The Crisis of Crisis

When the Ali Forney Center asked for help following Sandy’s destruction they needed a miracle. Well, they got that—and much more. The double-edged sword of charitable giving in a time of tragedy.
January 24, 2013

On November 3, a post appeared on the blog Joe. My. God. with the subject line “Ali Forney Drop-In Center Destroyed By Hurricane Sandy.” The post included a letter from AFC executive director Carl Siciliano explaining that their drop-in center at 527 West 22nd Street—which provides homeless LGBT youth with essential services like food and mental health care—was in Flood Evacuation Zone A and had seen extensive water damage. It ended with a plea for money. 

What happened next was nothing short of a miracle. The event struck a chord with New Yorkers, especially gay men in the city, who wanted to give back in their beloved town’s time of need. Locals sprang into action, organizing impromptu events to raise the $200,000 needed to rebuild and replace destroyed equipment. Corporations, who had ignored pleas before, were making massive donations. It Gets Better sponsored a concert with Broadway stars. Duke University student Jacob Tobia ran across the Brooklyn Bridge in five-inch heels and raised thousands. Everyday events, from birthday parties to award galas, became Ali Forney Center benefits. New York’s hearts and wallets opened and the Ali Forney Center was the fortunate recipient. By mid-December AFC had raised $400,000, twice as much as initially needed. And the money was still coming in.
“There was no magic behind it. There [were] no hours of planning and no strategic calls or meetings or anything like that…It was all social media. It really was that,” explains Ali Forney Center director of development Alex Roque. “The first three days we had so much traffic and so many hits and so many phone calls and outpouring of support while most of New York city was still paralyzed.”
But with the outpouring of support came concerns. Rumors began to swirl and, a month after the storm, Village Voice blog Runnin’ Scared ran a suspicion-filled article about the massive response to AFC’s tragedy. The article, titled “After Sandy, the Ali Forney Center Raised Hundreds of Thousands of Dollars for a Move It Had Already Planned,” accused the Ali Forney Center of misleading donors. It argued that since AFC had already scheduled a move to a new 24-hour drop-in center in Harlem after the start of the new year, their campaign to rebuild may not have been ethical. “Is it appropriate to raise ‘Hurricane Sandy Relief’ money that’s ultimately going to expenses that existed before the storm?” questioned writer Nick Pinto.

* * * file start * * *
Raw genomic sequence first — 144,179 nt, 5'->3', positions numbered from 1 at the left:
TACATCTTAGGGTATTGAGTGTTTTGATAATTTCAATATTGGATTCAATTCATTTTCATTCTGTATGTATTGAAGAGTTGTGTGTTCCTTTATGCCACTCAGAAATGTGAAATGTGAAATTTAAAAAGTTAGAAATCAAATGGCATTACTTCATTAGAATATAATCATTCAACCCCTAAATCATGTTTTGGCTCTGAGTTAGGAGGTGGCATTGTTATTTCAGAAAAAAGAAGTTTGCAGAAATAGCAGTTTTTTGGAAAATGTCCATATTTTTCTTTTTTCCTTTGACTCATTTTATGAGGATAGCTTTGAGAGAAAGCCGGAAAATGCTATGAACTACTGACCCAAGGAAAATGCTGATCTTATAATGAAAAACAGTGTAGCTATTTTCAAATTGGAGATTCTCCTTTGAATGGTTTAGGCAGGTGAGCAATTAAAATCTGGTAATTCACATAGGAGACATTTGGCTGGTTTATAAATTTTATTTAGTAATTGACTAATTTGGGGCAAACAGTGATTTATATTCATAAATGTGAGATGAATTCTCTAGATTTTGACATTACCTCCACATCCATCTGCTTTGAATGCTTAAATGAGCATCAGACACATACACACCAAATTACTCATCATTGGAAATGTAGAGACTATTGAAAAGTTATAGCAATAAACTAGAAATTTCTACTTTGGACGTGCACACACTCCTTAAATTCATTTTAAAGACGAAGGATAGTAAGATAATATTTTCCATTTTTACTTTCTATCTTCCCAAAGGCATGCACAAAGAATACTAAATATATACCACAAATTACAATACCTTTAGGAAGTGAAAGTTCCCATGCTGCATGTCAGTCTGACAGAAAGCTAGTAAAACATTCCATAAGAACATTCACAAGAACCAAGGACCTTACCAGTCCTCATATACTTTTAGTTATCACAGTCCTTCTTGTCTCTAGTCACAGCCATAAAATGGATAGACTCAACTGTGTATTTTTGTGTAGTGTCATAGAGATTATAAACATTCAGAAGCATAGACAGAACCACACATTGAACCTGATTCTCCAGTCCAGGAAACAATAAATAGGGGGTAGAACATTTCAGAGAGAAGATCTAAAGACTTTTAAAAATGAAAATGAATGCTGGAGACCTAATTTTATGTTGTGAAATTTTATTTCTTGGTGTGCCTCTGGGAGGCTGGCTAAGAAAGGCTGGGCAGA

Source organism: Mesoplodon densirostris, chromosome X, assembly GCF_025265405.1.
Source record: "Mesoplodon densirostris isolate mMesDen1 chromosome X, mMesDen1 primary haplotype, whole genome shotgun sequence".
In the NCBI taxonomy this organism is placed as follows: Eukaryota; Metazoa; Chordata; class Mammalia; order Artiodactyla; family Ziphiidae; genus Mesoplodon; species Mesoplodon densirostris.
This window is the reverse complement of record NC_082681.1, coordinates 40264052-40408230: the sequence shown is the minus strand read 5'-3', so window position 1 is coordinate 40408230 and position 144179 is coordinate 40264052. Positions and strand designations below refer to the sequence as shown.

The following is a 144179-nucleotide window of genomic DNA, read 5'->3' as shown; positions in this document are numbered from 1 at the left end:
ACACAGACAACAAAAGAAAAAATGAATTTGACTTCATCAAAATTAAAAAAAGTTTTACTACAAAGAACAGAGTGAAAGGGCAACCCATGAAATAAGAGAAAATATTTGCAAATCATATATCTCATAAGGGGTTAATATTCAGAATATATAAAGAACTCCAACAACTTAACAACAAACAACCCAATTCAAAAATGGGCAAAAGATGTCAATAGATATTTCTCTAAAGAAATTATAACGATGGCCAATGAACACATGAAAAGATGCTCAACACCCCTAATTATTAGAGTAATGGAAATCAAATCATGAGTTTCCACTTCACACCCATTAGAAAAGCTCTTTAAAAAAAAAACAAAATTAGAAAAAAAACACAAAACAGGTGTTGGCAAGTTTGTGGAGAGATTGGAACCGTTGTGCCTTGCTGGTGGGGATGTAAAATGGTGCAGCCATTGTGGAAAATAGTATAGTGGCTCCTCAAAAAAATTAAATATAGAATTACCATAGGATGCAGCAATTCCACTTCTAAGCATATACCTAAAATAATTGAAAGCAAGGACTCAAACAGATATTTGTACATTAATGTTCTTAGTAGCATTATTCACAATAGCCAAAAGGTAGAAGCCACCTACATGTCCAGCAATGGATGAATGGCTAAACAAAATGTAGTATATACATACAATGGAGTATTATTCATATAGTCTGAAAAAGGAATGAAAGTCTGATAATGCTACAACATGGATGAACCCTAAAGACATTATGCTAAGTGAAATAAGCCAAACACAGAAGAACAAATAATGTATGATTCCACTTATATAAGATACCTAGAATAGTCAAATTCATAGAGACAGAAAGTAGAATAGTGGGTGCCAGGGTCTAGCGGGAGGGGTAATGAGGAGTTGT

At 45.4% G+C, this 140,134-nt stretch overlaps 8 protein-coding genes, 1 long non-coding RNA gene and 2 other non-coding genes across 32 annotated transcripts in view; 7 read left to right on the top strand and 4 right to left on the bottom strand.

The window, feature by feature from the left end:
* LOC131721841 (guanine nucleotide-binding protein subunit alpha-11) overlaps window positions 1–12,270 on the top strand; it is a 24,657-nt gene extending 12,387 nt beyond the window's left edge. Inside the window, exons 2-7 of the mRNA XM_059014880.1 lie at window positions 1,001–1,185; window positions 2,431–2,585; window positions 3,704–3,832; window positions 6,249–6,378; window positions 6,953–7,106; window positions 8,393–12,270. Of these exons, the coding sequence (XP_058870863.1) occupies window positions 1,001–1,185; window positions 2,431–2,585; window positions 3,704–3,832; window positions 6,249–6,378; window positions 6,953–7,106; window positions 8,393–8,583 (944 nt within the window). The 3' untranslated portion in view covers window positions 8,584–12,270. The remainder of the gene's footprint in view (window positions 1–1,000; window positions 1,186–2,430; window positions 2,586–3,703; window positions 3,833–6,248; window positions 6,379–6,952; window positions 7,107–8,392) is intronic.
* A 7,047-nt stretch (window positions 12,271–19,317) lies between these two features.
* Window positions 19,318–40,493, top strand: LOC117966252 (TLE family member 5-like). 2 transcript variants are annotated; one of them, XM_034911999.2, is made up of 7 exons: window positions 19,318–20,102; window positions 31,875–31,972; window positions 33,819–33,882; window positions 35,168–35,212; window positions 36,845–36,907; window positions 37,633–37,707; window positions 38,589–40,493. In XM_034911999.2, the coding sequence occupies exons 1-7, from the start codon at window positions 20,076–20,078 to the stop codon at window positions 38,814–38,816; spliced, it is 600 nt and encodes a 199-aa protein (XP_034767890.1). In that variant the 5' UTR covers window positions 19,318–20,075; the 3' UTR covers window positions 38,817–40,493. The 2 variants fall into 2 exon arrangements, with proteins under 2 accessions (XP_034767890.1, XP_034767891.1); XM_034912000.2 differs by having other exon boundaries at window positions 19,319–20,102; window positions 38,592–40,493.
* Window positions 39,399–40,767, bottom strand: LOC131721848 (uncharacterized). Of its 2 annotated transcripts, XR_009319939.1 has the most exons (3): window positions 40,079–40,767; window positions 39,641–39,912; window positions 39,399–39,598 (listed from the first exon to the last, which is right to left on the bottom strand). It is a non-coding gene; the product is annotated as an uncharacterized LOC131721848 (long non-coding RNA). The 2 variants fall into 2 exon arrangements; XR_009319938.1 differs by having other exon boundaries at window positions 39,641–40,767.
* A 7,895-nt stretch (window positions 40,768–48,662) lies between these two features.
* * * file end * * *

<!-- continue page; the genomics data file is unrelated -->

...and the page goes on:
Though Siciliano never explicitly stated how much money AFC needed to cover the cost of the damage in his original appeal in a response to the above article he explained that the $200,000 in damages was for damaged equipment and acknowledged the planned Harlem drop-in center had faced major setbacks just before the storm. Roque admits that the outpouring of support for AFC was so great that the $200,000 in donations was raised faster than expected. In fact, AFC was forced to ask donors to reroute their giving for Sandy relief—including funds raised by Tobia and the It Gets Better concert—to the new center or general operating costs. In all instances, the donors were happy to comply. “We were true to the need,” Roque implores. “Had an apartment been lost you probably wouldn’t have heard about it.” 
But the concern of the Village Voice article is fair. And there is no doubt Ali Forney Center was handed a cursed blessing. They suffered damage and a massive interruption to their vital daily services but also created a fundraising machine that was not in their control. AFC had taken strides to be transparent about its plans, but even they couldn’t change the message from “we will rebuild” to “help us move” once it went viral.
(Siciliano posted this video appeal on Ali Forney's website a month after the storm)